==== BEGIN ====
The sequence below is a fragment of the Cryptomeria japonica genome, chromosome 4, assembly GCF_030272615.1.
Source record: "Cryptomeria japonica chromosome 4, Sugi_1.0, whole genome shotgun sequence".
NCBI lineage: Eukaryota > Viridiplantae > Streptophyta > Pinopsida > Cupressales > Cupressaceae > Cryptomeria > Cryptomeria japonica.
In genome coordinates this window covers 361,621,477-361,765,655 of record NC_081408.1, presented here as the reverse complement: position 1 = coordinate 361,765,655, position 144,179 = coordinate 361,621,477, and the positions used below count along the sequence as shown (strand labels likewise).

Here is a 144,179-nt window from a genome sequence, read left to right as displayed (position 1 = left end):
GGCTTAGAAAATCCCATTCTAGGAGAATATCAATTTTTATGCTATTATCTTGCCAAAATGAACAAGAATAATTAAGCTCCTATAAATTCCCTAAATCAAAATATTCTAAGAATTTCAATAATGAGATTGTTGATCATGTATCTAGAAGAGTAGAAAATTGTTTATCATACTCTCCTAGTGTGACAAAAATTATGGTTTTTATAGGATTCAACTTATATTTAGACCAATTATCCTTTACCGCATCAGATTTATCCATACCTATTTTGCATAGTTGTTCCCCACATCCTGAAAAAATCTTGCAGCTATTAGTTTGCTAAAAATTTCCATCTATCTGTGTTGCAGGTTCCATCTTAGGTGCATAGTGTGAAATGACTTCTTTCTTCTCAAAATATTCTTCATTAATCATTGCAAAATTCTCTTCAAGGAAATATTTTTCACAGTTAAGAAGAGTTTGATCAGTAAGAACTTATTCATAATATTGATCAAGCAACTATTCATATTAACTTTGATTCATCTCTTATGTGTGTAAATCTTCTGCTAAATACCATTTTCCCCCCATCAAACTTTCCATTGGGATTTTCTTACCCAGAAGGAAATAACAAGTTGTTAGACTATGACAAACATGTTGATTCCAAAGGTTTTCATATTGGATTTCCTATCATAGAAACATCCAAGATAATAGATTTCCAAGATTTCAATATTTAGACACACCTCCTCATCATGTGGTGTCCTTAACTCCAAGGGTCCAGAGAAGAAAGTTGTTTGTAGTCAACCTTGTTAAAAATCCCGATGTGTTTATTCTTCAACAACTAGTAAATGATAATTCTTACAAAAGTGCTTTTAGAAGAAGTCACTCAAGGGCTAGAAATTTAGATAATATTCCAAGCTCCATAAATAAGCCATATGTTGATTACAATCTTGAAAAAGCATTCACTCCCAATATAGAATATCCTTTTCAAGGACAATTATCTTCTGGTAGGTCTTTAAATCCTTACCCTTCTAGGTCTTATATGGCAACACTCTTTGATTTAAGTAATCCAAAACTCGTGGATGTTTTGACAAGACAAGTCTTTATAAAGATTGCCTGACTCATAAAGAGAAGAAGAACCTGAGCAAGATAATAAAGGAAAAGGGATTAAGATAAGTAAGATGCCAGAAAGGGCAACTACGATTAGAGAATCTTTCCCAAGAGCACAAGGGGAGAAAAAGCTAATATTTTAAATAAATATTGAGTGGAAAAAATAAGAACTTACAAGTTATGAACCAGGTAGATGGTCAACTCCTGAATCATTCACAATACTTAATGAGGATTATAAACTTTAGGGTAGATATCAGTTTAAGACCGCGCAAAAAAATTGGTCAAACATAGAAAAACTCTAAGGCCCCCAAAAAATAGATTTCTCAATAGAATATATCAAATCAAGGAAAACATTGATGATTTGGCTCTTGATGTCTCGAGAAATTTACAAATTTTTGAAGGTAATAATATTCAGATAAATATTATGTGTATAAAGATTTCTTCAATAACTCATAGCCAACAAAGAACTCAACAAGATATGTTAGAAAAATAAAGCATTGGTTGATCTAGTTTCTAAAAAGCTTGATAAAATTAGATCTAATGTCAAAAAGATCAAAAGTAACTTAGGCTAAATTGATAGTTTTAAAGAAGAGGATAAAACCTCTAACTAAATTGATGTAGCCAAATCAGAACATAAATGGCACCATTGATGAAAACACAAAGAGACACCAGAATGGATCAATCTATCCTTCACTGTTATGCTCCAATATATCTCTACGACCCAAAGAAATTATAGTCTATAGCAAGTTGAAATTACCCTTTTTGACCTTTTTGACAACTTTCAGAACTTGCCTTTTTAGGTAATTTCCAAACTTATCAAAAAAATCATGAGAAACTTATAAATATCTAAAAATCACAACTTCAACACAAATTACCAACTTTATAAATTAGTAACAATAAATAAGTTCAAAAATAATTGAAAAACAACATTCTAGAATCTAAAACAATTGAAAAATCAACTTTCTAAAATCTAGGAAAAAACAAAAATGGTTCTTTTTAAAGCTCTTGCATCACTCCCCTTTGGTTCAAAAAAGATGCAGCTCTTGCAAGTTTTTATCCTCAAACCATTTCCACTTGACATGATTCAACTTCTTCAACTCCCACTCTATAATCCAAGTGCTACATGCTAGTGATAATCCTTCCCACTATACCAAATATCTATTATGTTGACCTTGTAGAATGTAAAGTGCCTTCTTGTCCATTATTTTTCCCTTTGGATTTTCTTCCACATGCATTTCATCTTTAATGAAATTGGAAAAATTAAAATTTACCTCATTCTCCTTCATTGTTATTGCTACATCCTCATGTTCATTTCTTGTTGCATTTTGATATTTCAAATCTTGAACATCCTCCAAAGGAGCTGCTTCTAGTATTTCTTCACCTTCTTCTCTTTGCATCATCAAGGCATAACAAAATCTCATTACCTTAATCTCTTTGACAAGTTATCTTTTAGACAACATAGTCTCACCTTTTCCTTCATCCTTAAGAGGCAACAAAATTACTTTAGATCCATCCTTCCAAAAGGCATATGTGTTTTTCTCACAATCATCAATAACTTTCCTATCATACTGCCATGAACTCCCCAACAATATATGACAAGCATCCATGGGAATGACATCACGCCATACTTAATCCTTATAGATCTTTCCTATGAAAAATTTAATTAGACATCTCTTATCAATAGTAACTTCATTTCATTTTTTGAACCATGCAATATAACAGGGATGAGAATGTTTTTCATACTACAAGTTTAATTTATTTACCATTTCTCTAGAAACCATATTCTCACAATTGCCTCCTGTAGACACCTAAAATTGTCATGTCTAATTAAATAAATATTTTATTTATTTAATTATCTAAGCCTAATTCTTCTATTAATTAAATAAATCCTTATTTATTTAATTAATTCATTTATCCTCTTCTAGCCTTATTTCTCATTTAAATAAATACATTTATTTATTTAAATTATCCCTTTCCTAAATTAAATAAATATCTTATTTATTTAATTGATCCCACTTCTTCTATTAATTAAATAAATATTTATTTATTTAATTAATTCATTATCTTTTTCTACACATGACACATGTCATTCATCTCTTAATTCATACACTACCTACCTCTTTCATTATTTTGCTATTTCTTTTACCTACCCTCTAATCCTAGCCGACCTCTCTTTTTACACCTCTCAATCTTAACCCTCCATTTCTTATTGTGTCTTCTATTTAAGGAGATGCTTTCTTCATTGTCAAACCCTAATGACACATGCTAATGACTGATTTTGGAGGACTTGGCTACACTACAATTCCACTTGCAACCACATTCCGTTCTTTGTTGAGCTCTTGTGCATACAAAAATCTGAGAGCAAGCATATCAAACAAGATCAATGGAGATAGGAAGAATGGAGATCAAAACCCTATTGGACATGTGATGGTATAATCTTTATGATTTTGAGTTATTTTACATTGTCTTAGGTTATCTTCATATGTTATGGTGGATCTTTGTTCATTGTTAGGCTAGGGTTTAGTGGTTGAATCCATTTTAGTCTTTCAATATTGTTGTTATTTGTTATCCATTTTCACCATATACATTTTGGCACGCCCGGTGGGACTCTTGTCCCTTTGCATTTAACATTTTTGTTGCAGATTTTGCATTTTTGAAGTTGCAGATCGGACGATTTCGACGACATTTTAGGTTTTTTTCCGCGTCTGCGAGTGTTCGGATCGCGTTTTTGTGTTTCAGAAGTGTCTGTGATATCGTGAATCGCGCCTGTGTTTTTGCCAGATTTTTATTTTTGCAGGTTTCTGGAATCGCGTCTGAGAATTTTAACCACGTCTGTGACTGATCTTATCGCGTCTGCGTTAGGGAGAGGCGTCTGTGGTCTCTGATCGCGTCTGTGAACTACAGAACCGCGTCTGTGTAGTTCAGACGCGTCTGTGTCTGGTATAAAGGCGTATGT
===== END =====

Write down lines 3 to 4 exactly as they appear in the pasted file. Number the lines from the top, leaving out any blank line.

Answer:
NCBI lineage: Eukaryota > Viridiplantae > Streptophyta > Pinopsida > Cupressales > Cupressaceae > Cryptomeria > Cryptomeria japonica.
In genome coordinates this window covers 361,621,477-361,765,655 of record NC_081408.1, presented here as the reverse complement: position 1 = coordinate 361,765,655, position 144,179 = coordinate 361,621,477, and the positions used below count along the sequence as shown (strand labels likewise).